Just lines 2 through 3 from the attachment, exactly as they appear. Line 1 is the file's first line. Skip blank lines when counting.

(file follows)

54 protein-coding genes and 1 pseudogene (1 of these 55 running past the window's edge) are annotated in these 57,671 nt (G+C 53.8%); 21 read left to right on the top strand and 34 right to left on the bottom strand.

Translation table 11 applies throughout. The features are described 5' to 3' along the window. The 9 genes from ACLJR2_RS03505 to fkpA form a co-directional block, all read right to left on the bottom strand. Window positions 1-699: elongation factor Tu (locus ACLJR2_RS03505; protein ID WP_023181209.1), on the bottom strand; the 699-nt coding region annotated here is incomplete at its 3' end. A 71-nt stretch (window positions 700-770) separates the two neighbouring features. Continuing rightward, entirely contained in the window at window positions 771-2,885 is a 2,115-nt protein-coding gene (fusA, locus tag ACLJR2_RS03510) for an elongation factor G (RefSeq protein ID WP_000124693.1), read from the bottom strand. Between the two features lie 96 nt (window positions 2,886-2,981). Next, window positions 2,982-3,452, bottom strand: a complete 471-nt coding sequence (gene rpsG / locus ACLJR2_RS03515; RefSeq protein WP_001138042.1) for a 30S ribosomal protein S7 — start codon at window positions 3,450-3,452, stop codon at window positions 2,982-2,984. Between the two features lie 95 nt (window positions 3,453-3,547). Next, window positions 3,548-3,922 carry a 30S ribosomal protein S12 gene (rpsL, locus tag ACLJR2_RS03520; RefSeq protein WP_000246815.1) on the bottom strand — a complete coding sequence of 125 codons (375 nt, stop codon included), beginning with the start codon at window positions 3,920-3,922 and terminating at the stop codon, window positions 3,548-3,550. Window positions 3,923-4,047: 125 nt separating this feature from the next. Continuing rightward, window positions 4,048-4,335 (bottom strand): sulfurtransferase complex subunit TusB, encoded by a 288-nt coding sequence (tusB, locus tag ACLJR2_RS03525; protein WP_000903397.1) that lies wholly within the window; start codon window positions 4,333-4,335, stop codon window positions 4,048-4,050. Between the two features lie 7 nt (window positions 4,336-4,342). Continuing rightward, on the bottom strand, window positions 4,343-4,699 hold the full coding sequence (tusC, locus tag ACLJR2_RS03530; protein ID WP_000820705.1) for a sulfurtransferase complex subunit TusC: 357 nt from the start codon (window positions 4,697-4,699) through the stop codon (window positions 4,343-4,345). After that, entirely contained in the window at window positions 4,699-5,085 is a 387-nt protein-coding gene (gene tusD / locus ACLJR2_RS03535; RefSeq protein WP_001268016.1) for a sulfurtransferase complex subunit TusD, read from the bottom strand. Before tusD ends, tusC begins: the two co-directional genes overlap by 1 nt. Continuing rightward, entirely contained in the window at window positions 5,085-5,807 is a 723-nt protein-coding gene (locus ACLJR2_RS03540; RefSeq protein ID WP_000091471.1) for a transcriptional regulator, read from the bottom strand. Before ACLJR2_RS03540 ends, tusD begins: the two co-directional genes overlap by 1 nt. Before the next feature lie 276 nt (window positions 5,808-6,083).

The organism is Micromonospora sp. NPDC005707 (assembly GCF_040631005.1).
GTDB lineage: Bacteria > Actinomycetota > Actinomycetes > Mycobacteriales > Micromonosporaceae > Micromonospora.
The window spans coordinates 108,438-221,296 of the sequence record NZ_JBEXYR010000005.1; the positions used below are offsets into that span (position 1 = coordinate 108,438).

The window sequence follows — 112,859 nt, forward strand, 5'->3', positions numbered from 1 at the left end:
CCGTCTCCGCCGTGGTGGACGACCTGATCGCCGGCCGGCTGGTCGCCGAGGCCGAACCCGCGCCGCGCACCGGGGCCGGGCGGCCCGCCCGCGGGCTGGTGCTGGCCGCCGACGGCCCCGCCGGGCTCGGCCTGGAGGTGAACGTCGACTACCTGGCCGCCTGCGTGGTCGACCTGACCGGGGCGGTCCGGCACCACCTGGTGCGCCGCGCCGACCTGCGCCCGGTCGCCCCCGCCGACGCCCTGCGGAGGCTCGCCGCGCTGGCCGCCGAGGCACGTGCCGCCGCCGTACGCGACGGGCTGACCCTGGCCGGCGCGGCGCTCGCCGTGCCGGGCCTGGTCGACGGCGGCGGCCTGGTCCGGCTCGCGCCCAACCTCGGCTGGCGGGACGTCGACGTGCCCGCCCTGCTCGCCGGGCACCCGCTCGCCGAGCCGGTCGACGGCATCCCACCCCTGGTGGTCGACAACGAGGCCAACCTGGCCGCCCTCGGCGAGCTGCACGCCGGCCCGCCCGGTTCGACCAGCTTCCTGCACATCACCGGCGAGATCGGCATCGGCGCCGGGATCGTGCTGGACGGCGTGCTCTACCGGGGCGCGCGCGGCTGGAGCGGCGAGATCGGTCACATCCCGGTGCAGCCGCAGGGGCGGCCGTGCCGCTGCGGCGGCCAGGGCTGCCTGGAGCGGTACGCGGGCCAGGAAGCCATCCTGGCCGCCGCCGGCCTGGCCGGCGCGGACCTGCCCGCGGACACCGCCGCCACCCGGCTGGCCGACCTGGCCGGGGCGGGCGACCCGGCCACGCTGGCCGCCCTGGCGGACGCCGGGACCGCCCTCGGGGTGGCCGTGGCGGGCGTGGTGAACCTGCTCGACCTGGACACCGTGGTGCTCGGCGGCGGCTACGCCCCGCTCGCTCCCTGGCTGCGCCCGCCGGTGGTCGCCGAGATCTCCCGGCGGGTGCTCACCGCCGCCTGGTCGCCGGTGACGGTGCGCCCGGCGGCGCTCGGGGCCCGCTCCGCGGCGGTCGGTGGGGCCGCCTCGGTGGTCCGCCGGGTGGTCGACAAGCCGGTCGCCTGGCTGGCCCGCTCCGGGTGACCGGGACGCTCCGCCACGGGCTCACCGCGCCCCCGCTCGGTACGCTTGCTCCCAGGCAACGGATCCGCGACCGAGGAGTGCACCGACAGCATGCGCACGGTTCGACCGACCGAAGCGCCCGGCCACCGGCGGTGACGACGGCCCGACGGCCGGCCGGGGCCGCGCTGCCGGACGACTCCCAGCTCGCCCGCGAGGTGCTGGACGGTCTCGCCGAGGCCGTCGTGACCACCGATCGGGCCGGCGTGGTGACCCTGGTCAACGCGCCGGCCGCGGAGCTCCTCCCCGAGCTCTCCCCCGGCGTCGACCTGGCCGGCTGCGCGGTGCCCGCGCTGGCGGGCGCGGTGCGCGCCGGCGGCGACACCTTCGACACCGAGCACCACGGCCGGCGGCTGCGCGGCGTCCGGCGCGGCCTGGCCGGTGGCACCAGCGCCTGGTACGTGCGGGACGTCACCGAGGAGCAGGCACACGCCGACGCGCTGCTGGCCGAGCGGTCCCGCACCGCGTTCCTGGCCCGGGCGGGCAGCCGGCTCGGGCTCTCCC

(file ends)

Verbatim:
Translation table 11 applies throughout. The features are described 5' to 3' along the window. The 9 genes from ACLJR2_RS03505 to fkpA form a co-directional block, all read right to left on the bottom strand. Window positions 1-699: elongation factor Tu (locus ACLJR2_RS03505; protein ID WP_023181209.1), on the bottom strand; the 699-nt coding region annotated here is incomplete at its 3' end. A 71-nt stretch (window positions 700-770) separates the two neighbouring features. Continuing rightward, entirely contained in the window at window positions 771-2,885 is a 2,115-nt protein-coding gene (fusA, locus tag ACLJR2_RS03510) for an elongation factor G (RefSeq protein ID WP_000124693.1), read from the bottom strand. Between the two features lie 96 nt (window positions 2,886-2,981). Next, window positions 2,982-3,452, bottom strand: a complete 471-nt coding sequence (gene rpsG / locus ACLJR2_RS03515; RefSeq protein WP_001138042.1) for a 30S ribosomal protein S7 — start codon at window positions 3,450-3,452, stop codon at window positions 2,982-2,984. Between the two features lie 95 nt (window positions 3,453-3,547). Next, window positions 3,548-3,922 carry a 30S ribosomal protein S12 gene (rpsL, locus tag ACLJR2_RS03520; RefSeq protein WP_000246815.1) on the bottom strand — a complete coding sequence of 125 codons (375 nt, stop codon included), beginning with the start codon at window positions 3,920-3,922 and terminating at the stop codon, window positions 3,548-3,550. Window positions 3,923-4,047: 125 nt separating this feature from the next. Continuing rightward, window positions 4,048-4,335 (bottom strand): sulfurtransferase complex subunit TusB, encoded by a 288-nt coding sequence (tusB, locus tag ACLJR2_RS03525; protein WP_000903397.1) that lies wholly within the window; start codon window positions 4,333-4,335, stop codon window positions 4,048-4,050. Between the two features lie 7 nt (window positions 4,336-4,342). Continuing rightward, on the bottom strand, window positions 4,343-4,699 hold the full coding sequence (tusC, locus tag ACLJR2_RS03530; protein ID WP_000820705.1) for a sulfurtransferase complex subunit TusC: 357 nt from the start codon (window positions 4,697-4,699) through the stop codon (window positions 4,343-4,345). After that, entirely contained in the window at window positions 4,699-5,085 is a 387-nt protein-coding gene (gene tusD / locus ACLJR2_RS03535; RefSeq protein WP_001268016.1) for a sulfurtransferase complex subunit TusD, read from the bottom strand. Before tusD ends, tusC begins: the two co-directional genes overlap by 1 nt. Continuing rightward, entirely contained in the window at window positions 5,085-5,807 is a 723-nt protein-coding gene (locus ACLJR2_RS03540; RefSeq protein ID WP_000091471.1) for a transcriptional regulator, read from the bottom strand. Before ACLJR2_RS03540 ends, tusD begins: the two co-directional genes overlap by 1 nt. Before the next feature lie 276 nt (window positions 5,808-6,083).

The organism is Micromonospora sp. NPDC005707 (assembly GCF_040631005.1).